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Re: A definition of DD?
Posted by: PVR (IP Logged)
Date: March 16, 2008 02:44AM

Dear All,
Perhaps adding the following at the end of Roy Daine's suggested definition for DD, may be better ".....without the intermediary dominance of political parties". Political parties are acceptable as long as they are primarily concerned with their function of raising issues concerning people and avoid dominating the process of governance itself.

I agree with Roy's statement that - " The right of a people to self-determination MUST be paramount. A people may wish for a dictatorship or an absolute monarchy. It is not for any of us to impose or attempt to impose any system of governance upon a people. Our modus operandi should be persuasion to the acceptance of an idea, through force of argument". What is being attempted through WDDM is to find out and fine tune a better system for people to think about and aspire for. If they like it they may go for it. We are not going to force anyone.

"It must also be realised that a people, in determining the system and functioning of their own governance, if done under universal suffrage, would be enacting direct democracy in that determination, regardless of the outcome of said determination." Roy will have to withdraw this statement if he knows that in India we have universal suffrage and yet two-thirds of the population especially in the rural areas are so alienated from the mainstream thinking of the government that one can ask if they really belong to India. Definitely the wishes of the people are not getting translated into action. No doubt a popular upheaval can bring down governments at the polls but it is crude democracy and not direct democracy.

Thanks to Mirek for suggesting the link to an excellent and exhaustive insight into how DD came into being in Switzerland even eight centuries back. A few sentences from the text, which are revealing:
"....if you look at a map, and you see all these valleys, lakes, rivers, and steep hills and mountains, breaking the country up into a tapestry of thousands of natural villages. If you wanted to impose your will even on your neighbor, how would you do it? It would take a large army just to conquer a few such communities. How would you then take over dozens or hundreds of them?"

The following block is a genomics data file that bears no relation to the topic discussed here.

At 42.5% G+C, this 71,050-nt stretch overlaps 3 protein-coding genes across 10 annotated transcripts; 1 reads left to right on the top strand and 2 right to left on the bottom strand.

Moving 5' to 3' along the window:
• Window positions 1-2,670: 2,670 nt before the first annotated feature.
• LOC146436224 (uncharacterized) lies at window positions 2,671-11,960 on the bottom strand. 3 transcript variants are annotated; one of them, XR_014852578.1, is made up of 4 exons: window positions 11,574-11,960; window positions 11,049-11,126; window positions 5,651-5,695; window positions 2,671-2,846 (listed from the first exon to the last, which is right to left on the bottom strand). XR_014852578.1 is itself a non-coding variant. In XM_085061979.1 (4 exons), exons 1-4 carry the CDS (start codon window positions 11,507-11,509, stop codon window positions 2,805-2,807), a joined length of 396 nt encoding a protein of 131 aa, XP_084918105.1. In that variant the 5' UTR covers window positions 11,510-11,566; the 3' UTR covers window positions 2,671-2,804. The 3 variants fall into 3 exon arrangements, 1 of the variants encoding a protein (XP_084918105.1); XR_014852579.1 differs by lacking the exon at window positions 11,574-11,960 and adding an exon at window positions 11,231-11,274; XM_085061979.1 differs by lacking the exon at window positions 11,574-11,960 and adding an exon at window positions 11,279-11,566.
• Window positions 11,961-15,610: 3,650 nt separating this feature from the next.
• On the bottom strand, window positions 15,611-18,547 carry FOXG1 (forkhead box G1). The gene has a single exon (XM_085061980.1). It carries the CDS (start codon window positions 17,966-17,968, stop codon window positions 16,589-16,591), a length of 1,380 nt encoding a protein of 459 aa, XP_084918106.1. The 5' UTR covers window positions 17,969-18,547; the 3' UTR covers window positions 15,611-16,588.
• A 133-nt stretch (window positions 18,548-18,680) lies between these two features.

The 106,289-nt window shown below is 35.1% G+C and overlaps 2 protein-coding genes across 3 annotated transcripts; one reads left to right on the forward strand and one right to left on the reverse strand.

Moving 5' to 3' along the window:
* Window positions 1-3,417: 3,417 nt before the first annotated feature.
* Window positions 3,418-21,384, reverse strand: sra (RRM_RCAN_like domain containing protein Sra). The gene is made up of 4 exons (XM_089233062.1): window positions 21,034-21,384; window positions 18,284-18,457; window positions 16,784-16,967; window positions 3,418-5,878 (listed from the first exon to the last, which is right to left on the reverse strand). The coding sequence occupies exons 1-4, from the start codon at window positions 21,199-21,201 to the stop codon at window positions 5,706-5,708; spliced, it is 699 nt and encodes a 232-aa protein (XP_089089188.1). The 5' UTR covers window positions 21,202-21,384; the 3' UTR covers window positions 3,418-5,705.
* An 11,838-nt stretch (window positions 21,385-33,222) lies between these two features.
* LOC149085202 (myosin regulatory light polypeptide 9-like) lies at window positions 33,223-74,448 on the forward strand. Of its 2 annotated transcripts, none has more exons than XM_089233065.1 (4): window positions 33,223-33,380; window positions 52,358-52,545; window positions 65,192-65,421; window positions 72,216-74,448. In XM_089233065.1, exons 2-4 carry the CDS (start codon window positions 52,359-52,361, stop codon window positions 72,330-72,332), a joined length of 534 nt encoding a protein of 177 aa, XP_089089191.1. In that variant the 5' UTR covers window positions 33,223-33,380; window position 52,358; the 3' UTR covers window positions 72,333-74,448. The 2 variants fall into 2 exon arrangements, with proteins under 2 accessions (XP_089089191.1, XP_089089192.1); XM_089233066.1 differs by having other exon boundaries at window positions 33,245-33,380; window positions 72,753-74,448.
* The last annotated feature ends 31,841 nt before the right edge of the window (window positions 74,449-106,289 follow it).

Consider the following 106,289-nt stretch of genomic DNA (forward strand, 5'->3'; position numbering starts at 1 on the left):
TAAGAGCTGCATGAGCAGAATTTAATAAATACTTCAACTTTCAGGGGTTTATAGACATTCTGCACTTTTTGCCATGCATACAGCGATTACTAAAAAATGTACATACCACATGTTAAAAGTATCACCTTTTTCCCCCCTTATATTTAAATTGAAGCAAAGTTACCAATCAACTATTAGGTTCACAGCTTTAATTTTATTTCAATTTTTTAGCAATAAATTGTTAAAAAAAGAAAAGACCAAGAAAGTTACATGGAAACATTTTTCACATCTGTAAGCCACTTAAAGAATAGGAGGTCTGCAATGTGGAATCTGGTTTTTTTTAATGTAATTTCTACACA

"....Switzerland seems almost designed to be a democracy. The slopes make for a natural stadium or amphitheater, allowing a large number of citizens to participate in a discussion and then vote."

This geographic aspect appears to have played a role in the evolution of Swiss thought. It is not surprising then that they were able to focus on what matters most for the well-being of their families and communities.

The following words about the Swiss constitution, in that account, are notable -
"The Swiss regard their constitution somewhat differently than the people in other Western democracies....

"On the one hand, in political and even everyday discussions, it is treated with a little less reverence than in the United States. If the constitution is a holy oracle or fixed tablet in the United States, France, or Germany, in Switzerland it is more of a home medical guide.
The Swiss are more used to taking the thing off the shelf and using it.....

"The typical Swiss voter of age fifty has seen about twenty to twenty-five constitutional changes in his lifetime, and as an adult has voted on an average of more than one per year. Perhaps he even volunteered time to help support the passage of one or the defeat of another. In any